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InfoQ Homepage News Q&A with Andrew Brust of Datameer Regarding Big Data's Role in AI

Q&A with Andrew Brust of Datameer Regarding Big Data's Role in AI

Datameer recently announced SmartAI that integrates Big Data with machine learning models to provide better data insights.

The goal of SmartAI is to be able to operationalize AI for Big Data i.e. run AI algorithms at scale on Big Data, to enable business analysts to plugin AI models into analytic workflows, and to be able to do all this in a secure and compliant manner.

InfoQ caught up with Andrew Brust, senior director, market strategy and intelligence at Datameer, regarding the general role of Big Data in AI in general and SmartAI in particular.

InfoQ: Datameer has hitherto been in the Big Data space. Why move to AI? Is Big Data passe?

Andrew Brust: Datameer is still very much in the Big Data space. In fact, SmartAI is all about integrating AI into the Big Data analytics workflow. Much of the difficulty around enterprise adoption of AI has been that it’s very segregated from Big Data, Business Intelligence and other analytics tools and technologies. With SmartAI, we are trying to fix that. We’re harnessing AI’s power by bringing it into mainstream analytic pipelines.

InfoQ: What do you think of the synergy between Big Data and AI? How does SmartAI exploit this?

Brust: There can be a strong synergy between Big Data and AI, but the industry hasn’t done much to facilitate that. With SmartAI, Datameer is bringing these two worlds together. Scoring data against machine learning models has mostly been an ad hoc process, much of the time done on data scientists’ workstations. But scoring should be done on an automated basis, at Big Data scale, across all the nodes in a Hadoop cluster. That’s what they’re there for.

InfoQ: Machine Learning involves significant data preparation and manipulation. Does that play into Hadoop’s strengths in general and to your company’s strength in particular?

Brust: Yes, data preparation is a big part of our story, a big part of Big Data’s story and it’s also a big part of the AI story. If you’re going to do AI, you’re going select an algorithm and train a model. The data used to train the model has to be clean, filtered down to just the bare essential input (feature) columns, and aggregated at the right level. All of those steps are data preparation steps. So, too, is deriving columns based on complex calculations against values present in the raw data. Datameer does all of this, using Hadoop, and it does it very well. So adding AI capabilities to the product constitutes a very natural extension.

InfoQ: What do you mean by operationalizing AI? Can you go into some technical depth here in general and in particular with SmartAI?

Brust: As I mentioned earlier, scoring data has been mostly a manual, bespoke process, done by data scientists on their own workstations. The output of that process is very useful to the business. But doing it that way isn’t up to Enterprise standards, any more than running some other critical computing process by manually clicking a button would be.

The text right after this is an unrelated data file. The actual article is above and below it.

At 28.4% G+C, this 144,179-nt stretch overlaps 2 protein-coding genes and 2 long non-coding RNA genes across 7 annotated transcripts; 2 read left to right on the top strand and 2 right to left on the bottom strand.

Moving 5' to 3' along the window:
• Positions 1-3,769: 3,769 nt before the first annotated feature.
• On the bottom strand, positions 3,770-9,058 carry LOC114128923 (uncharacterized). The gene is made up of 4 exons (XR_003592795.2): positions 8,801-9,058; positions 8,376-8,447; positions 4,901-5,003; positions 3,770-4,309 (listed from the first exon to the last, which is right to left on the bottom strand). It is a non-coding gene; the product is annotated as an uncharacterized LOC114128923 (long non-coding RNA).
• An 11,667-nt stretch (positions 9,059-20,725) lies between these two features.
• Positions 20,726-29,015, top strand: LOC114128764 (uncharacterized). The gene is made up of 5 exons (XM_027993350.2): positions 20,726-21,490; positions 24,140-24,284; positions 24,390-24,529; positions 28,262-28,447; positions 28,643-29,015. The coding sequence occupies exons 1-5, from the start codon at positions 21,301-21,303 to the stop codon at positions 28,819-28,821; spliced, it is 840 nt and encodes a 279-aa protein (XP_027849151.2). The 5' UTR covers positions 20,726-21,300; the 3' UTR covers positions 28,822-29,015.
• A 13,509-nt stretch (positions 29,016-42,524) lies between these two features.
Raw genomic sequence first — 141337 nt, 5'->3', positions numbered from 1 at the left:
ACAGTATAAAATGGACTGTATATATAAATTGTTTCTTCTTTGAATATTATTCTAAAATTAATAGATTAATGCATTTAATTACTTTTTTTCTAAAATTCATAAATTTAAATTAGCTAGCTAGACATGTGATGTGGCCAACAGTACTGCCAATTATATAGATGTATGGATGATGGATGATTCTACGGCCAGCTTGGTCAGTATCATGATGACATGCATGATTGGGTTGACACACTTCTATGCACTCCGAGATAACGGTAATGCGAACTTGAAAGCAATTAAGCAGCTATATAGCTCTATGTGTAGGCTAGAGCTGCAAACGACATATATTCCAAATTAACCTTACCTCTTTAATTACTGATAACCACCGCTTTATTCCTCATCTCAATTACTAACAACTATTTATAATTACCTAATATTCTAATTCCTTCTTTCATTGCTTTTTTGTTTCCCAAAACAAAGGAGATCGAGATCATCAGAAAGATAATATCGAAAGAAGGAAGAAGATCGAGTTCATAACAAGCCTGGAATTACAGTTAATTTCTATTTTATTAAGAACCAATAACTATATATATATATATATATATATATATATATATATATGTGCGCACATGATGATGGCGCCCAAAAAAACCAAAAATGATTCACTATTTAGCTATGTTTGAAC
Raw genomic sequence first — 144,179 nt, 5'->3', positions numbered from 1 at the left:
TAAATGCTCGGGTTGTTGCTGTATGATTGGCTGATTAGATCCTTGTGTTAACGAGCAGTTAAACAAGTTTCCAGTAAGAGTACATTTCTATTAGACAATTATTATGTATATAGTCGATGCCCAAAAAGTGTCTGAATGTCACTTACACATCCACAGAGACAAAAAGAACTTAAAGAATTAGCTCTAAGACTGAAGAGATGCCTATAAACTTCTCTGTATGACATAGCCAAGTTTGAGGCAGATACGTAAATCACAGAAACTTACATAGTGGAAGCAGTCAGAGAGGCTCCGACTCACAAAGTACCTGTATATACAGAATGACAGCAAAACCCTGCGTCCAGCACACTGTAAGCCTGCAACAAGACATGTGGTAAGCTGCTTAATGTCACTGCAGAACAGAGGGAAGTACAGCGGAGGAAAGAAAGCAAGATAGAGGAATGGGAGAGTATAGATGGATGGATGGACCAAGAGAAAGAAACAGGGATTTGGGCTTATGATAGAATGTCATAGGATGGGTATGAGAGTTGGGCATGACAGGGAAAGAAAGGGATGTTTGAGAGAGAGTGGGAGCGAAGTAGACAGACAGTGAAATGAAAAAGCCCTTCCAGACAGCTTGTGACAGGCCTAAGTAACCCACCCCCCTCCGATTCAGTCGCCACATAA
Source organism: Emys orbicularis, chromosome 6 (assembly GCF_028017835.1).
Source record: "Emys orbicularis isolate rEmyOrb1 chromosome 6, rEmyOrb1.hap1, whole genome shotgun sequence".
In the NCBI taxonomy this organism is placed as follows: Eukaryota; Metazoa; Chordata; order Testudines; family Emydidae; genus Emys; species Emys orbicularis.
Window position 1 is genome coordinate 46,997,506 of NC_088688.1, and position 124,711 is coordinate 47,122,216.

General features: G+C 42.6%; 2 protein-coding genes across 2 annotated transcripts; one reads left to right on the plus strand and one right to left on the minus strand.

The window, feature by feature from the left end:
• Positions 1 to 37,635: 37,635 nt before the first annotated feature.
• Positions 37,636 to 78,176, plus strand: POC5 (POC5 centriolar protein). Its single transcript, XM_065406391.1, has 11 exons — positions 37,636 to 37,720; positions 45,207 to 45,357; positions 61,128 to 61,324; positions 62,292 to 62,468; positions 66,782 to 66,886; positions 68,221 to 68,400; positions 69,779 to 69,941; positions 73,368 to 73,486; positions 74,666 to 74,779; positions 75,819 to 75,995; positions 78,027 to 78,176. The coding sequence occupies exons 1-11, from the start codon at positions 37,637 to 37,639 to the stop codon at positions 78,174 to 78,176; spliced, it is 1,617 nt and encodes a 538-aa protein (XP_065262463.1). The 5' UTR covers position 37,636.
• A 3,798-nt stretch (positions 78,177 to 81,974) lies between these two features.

The scoring process needs to be automated, managed, monitored, and run at scale. Put another way, it needs to be operationalized. It may sound ridiculous to say that heretofore it hasn’t been done that way, but, in large part, that’s an accurate statement. With SmartAI, scoring is operationalized, because it’s integrated into the same data pipeline engine and management fabric that we have used for Big Data analytics for years.


This architecture makes it possible, for example, to run a churn analysis model on your Big Data, on a daily or hourly basis, compliant with policies set-up for such an analysis pipeline.


InfoQ: Insofar as Deep Learning is concerned, does SmartAI address both training and inference? Or does this mainly address analytics?

Brust: The actual training process does not move into Datameer. Data Scientists will continue to train their models using their favorite development environment, language, tool and/or command line interface.

Once the models are trained, they can be imported into Datameer and become callable as additional spreadsheet functions in our library of over 270 of them. This enables embedding AI into secure, governed, scheduled data pipelines, rendering both the analytics and the AI even more powerful than they would be if separate.


InfoQ: Finally, why the choice of TensorFlow and does the product roadmap plan to address other AI toolkits in the future?

Brust: Today, TensorFlow has the popularity, mindshare and ecosystem momentum and so that’s where we’ve made our investments.  The AI field is ever-changing and we are well-aware of the many other open source deep learning frameworks out there, any one of which has the potential to gain its own momentum.  We’ll monitor the market and see if the landscape changes; the architectural approach we’ve taken with TensorFlow could be used with other libraries.  For now, though, we are very confident in our decision to implement SmartAI as an integration of TensorFlow into Datameer.

Datameer SmartAI will be available as a technical preview shortly.

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